Then there's an issue with the following query statement:
SELECT s FROM SillyName s WHERE :name like s.name
That gave me the error message "You have attempted to set a value of type class java.lang.String for parameter name with expected type of class java.lang.Boolean". I had to do some voodoo magic to make it work:
SELECT s FROM SillyName s WHERE concat('',:name) like s.name
Yikes!

Issue 3 - Update statements

Furthermore, I got a warning when creating the following update statement:
UPDATE Item i SET i.container = :container WHERE i = :item and i.belongsto = :person
The warning was:
“Input parameters can only be used in the WHERE clause or HAVING clause of a query.”
Apparently JPQL doesn't allow named parameters (or parameters of any kind) outside a WHERE or HAVING clause.

This was only a warning and the thing does work, but I should heed it.

It is described in Chapter 10.2.5.4. JPQL Input Parameters of the JPQL Language Spec7

Netbeans

I especially liked the fact that in Netbeans, I can mouse over the NamedQueries in the Entities and it tells me in a popup what is wrong.

References

[1] The Java EE 7 Tutorial - Introduction to the Java Persistence API
http://docs.oracle.com/javaee/7/tutorial/doc/persistence-intro001.htm
[2] AdditionalCriteria
http://wiki.eclipse.org/EclipseLink/Development/AdditionalCriteria
[3] AdditionCriteria
https://wiki.eclipse.org/EclipseLink/UserGuide/JPA/Basic_JPA_Development/Mapping/Additional_Criteria
[4] StackOverflow - Is there a way to disable additionalcriteria in EclipseLink?
http://stackoverflow.com/questions/15847792/is-there-a-way-to-disable-additionalcriteria-in-eclipselink
[5] StackOverflow - JPA How to persist column with sha1 encryption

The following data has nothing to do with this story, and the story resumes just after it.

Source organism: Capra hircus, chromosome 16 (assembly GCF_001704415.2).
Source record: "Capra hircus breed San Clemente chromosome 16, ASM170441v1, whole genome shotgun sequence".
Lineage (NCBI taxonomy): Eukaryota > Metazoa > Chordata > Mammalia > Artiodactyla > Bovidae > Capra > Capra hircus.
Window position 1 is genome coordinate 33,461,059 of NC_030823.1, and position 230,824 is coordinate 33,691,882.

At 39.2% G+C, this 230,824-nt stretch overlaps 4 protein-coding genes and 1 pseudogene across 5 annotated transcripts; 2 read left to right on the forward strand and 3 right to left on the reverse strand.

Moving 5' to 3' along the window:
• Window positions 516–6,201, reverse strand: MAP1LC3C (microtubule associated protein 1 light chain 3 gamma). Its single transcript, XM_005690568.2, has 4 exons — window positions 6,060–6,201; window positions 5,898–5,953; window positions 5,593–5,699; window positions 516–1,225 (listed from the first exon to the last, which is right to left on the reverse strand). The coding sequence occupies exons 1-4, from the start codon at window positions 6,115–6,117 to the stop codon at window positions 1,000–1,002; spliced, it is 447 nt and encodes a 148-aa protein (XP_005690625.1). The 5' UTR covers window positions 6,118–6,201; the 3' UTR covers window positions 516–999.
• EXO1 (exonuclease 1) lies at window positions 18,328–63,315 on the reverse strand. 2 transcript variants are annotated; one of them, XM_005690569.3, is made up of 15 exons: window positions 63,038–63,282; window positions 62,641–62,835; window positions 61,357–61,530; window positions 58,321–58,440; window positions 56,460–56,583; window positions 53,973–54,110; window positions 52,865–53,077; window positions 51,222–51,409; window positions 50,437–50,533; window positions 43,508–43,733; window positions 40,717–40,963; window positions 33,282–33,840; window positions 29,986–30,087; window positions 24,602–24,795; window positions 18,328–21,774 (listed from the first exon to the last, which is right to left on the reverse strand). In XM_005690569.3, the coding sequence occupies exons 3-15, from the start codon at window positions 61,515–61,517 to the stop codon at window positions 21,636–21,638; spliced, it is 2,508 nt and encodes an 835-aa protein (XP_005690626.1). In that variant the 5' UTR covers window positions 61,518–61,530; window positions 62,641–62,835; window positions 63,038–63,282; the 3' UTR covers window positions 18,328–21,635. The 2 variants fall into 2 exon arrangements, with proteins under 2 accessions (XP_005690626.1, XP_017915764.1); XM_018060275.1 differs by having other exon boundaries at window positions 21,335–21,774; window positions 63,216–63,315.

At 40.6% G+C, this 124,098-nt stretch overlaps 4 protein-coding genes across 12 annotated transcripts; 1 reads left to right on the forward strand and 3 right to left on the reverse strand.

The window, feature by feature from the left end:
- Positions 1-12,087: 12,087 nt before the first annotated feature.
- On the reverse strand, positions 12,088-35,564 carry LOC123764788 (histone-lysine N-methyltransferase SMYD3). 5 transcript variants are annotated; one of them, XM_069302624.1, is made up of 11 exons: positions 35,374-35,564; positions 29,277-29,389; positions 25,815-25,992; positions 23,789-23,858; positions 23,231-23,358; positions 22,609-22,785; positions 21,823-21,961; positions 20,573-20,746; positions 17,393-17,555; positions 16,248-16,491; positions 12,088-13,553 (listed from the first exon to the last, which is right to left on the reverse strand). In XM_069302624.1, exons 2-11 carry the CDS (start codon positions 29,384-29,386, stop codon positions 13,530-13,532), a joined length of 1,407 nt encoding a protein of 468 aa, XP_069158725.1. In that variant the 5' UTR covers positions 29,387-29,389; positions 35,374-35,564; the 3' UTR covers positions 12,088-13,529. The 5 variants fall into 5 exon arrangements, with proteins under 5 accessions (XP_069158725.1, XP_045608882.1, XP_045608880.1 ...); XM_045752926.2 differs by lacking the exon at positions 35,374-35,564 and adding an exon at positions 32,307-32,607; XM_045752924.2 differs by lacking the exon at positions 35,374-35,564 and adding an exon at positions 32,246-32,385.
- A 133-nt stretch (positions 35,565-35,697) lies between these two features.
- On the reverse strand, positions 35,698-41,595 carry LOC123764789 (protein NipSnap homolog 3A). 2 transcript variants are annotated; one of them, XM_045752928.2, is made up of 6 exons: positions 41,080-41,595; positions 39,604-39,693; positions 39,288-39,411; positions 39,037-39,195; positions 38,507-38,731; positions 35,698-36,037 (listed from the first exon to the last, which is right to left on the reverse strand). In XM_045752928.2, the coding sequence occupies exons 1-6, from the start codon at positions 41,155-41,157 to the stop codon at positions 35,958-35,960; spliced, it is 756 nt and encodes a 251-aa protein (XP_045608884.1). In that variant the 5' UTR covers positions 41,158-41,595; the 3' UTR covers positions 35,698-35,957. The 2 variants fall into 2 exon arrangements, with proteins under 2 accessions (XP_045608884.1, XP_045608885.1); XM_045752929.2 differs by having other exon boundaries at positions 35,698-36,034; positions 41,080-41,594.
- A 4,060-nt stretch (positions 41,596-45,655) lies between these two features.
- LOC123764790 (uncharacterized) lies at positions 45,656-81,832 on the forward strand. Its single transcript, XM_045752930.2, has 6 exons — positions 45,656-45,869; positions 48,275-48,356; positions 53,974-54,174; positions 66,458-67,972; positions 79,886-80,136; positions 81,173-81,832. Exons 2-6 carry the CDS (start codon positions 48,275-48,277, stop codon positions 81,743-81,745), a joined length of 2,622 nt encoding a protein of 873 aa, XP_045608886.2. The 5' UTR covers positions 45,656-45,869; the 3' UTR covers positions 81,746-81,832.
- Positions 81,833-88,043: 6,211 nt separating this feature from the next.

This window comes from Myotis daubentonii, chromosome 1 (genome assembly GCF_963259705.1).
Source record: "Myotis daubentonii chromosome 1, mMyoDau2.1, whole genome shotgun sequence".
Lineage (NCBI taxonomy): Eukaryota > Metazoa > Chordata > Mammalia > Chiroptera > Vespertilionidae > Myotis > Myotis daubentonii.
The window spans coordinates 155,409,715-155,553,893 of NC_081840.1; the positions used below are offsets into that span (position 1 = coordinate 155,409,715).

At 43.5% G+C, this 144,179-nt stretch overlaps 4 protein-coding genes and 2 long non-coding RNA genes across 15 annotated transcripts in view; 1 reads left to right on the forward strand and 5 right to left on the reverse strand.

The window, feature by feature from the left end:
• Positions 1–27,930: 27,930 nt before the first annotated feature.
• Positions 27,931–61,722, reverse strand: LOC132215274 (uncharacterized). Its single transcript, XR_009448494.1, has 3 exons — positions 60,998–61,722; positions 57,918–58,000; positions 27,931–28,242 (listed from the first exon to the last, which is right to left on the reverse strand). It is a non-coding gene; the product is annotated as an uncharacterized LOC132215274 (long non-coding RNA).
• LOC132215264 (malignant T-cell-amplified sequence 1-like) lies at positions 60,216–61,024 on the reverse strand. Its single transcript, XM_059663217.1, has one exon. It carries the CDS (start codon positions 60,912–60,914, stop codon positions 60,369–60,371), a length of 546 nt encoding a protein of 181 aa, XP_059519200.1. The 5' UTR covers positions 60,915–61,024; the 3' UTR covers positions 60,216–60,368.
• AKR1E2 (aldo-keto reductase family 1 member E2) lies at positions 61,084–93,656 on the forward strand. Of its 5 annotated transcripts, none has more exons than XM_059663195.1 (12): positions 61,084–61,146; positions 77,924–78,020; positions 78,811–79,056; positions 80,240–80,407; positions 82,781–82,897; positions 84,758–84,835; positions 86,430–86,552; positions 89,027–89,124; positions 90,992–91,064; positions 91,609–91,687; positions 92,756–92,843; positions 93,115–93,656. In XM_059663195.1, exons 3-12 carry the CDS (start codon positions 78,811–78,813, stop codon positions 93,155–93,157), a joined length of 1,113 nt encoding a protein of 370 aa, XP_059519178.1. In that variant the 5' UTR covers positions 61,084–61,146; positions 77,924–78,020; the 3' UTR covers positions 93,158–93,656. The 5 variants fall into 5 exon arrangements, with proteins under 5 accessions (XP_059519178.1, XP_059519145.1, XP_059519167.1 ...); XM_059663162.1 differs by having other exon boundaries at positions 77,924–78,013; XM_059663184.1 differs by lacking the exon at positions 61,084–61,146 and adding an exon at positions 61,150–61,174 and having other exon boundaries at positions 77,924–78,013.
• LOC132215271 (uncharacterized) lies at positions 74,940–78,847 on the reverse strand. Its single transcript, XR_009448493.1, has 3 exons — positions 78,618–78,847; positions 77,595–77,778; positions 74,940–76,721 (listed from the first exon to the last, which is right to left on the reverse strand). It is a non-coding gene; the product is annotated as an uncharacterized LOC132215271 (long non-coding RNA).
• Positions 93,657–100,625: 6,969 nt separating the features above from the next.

http://stackoverflow.com/questions/7868939/jpa-how-to-persist-column-with-sha1-encryption
[6] EclipseLink UserGuide - Support for Native Database Functions
http://wiki.eclipse.org/EclipseLink/UserGuide/JPA/Basic_JPA_Development/Querying/Support_for_Native_Database_Functions#FUNC
[7] Oracle - JPQL Language References
http://docs.oracle.com/cd/E17904_01/apirefs.1111/e13946/ejb3_langref.html

Tuesday, 22 July 2014

Venn Diagrams

At work I seem to be the authority on the presence (or absence) of a colleague of mine who is much requested within the company for his domain model knowledge. Let's call him Hans, for that is his name.

The reason I am an authority is because I always walk with him from the train station to work.

A fact is that we both have long hair.

Hence a colleague of mine assumed that Long hair is a requirement for people who work here and go by train.

Venn Diagrams

So we have the following sets:
  • people who go by train
  • people who have long hair
  • people who work at my company

Problems

As I pointed out, the people my colleague, Bart, knows who work at my company and travel by train, also happen to have long hair. But the people my colleague knows is just a subset of people at my company. So let's add the set "people who Bart knows". So we have the following sets:

  • people who go by train
  • people who have long hair
  • people who work at my company
  • people who Bart knows

Now, we run into a little problem with Venn diagrams. As always, Wikipedia[1] to the rescue.

It's not possible to show all possibilities using regular circles, when the sets increase to more than three. In our case, for four possibilities, we can use ellipses.

Euler Diagrams[2]

Venn Diagrams are a Subset of Euler Diagrams, because Euler Diagrams are a bit more flexible when it comes to showing only some instead of all possible intersections.

The relationship between Venn and Euler diagrams can be displayed as an Euler Diagram.

I'm going to stop now, before I break my brain on the recursion.

References

[1] Wikipedia - Venn Diagram
http://en.wikipedia.org/wiki/Venn_diagram
[2] Wikipedia - Euler Diagram
http://en.wikipedia.org/wiki/Euler_diagram